to the work of art as an object of contemplation rather than a call to arms, a cry for justice, an act of solidarity or a witness to history. The writer remains an individual, chosen by authorities as representative of a period or style, rather than one of many emerging from a densely textured and pluralistic scene. To fully contextualize the work of a writer like Miljenko Jergović in the Sarajevo of the late 1980s and early 1990s, for example, would take the kind of grounding that American scholars have only lately begun providing for our own scenes of the 1950s and 1960s, following the trajectories of little magazines, the relationships between performance spaces, galleries, visual artists, musicians and filmmakers, as well as a broad and specific account of social and political history.

The story of America's relationship to a country like Yugoslavia, or the country that once was Yugoslavia, and the instrumental uses its successor states have been put to in more recent political debate, might begin to provide a context for considering the magnitude of our distance from the subject. While the US-led NATO attack on Yugoslavia has become the rubicon liberals need to cross in order to announce their support of “just” wars, the actual history and circumstances of American and European acquiescence in the genocidal attack against Bosnia is no longer pronounced anywhere. Like documents ordered under the Freedom of Information Act that are censored differently for each separate request, such disappearance represents only one layer of historical amnesia. In the 1970s, Yugoslavia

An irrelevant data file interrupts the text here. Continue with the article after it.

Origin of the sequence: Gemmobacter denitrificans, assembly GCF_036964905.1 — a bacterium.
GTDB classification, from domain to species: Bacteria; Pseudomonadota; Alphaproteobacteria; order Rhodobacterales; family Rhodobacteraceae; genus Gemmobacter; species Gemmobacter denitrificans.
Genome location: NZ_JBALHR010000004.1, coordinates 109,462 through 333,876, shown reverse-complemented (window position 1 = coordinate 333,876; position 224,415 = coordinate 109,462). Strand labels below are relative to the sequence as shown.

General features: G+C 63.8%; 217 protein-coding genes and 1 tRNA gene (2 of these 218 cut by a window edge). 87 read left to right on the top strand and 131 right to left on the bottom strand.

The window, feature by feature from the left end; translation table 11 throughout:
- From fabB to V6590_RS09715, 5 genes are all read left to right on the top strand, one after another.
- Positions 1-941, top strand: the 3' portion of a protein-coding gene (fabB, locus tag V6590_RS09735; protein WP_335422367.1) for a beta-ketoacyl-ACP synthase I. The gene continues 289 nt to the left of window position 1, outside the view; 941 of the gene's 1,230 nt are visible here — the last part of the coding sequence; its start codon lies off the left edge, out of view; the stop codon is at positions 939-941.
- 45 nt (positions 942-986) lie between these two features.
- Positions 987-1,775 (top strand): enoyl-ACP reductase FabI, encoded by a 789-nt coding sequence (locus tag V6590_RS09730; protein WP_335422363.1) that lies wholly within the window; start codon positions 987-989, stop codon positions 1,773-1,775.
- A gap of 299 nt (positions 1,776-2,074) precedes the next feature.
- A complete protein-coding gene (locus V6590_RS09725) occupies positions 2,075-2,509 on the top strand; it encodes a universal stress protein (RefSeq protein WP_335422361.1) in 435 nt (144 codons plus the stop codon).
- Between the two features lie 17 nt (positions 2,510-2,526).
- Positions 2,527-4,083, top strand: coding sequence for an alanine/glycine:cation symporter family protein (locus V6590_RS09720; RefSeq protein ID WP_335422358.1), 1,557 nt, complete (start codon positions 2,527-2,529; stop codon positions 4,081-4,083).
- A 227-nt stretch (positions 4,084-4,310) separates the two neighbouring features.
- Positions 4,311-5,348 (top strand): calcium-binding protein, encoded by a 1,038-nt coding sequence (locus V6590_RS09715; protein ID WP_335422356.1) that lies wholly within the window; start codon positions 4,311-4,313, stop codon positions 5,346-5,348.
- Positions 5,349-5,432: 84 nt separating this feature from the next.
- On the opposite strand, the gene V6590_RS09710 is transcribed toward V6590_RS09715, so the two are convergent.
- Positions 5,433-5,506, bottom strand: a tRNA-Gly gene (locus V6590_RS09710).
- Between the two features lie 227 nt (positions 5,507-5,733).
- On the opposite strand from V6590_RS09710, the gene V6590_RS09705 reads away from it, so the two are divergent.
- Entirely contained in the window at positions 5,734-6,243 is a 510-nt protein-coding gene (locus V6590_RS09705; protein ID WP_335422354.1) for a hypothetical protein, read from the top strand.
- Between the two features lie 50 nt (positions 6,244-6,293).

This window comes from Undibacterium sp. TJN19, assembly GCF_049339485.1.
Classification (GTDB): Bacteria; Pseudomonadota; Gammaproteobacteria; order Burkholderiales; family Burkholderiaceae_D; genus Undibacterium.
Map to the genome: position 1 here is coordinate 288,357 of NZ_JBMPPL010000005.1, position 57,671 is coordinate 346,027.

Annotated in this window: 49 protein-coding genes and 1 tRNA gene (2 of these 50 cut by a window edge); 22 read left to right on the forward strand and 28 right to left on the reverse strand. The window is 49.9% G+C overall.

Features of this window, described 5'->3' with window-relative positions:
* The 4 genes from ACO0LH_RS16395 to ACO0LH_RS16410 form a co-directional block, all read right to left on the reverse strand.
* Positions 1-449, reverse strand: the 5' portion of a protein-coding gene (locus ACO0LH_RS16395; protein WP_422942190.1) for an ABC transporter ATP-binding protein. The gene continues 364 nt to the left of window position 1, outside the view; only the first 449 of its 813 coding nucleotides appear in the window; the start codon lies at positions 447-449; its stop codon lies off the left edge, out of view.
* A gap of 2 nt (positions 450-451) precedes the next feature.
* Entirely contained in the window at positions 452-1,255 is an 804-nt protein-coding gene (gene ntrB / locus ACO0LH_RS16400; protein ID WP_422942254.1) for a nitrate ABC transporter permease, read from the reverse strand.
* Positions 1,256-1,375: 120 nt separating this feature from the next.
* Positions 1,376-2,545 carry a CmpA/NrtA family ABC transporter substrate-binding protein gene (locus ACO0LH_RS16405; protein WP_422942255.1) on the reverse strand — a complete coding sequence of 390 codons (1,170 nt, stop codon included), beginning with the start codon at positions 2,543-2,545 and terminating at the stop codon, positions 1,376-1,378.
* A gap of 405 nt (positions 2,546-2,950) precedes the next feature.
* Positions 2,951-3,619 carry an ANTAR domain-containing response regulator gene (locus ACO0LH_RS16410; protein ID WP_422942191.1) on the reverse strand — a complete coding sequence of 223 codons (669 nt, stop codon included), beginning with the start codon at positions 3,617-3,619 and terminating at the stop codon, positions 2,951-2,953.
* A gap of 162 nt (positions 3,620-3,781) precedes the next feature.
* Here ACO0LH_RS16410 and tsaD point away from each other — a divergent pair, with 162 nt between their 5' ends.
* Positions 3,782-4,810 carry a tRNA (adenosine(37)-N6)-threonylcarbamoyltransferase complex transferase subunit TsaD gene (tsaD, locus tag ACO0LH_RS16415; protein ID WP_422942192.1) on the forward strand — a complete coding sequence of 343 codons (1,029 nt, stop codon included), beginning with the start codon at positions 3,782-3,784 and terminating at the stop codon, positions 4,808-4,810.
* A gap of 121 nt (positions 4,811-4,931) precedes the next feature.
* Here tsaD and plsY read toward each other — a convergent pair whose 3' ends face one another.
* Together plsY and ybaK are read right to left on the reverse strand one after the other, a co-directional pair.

represented the non-aligned movement, the third way between the Eastern block and the West. The works of Milovan Djilas circulated widely among left-leaning American intellectuals, while Yugoslavia's geopolitical role in the world remained largely unexamined. Oddly enough, many coming of age in Yugoslavia in the late 1960s and 1970s who were not involved in the turbulent debates and nationalist politics of those years, succumbed, in a kind of intellectual surrender, to the illusion of stability created by Tito. Fed by heroic imagery of the partisans, stable to the point of amnesia, and possessed with an urbane irony regarding “truths” of any kind, this generation grew up curiously uninformed by a political consciousness. It is almost as if only the pomp, ceremony and cynical opportunism of the Non-Aligned Movement, with none of the real hope for change it engendered, had come to rest in the unconscious ideology of a whole generation.

Oblivious to this mental and political terrain, some of the more adventurous foreigners might have traversed the Adriatic coast and crossed a mountain range or two, in search of the folklore that, less than 20 years later, would provide the background music to genocide. American readers would have heard of Ivo Andrić, winner of the 1961 Nobel Prize for Literature, and maybe even read his
Bridge on the River Drina,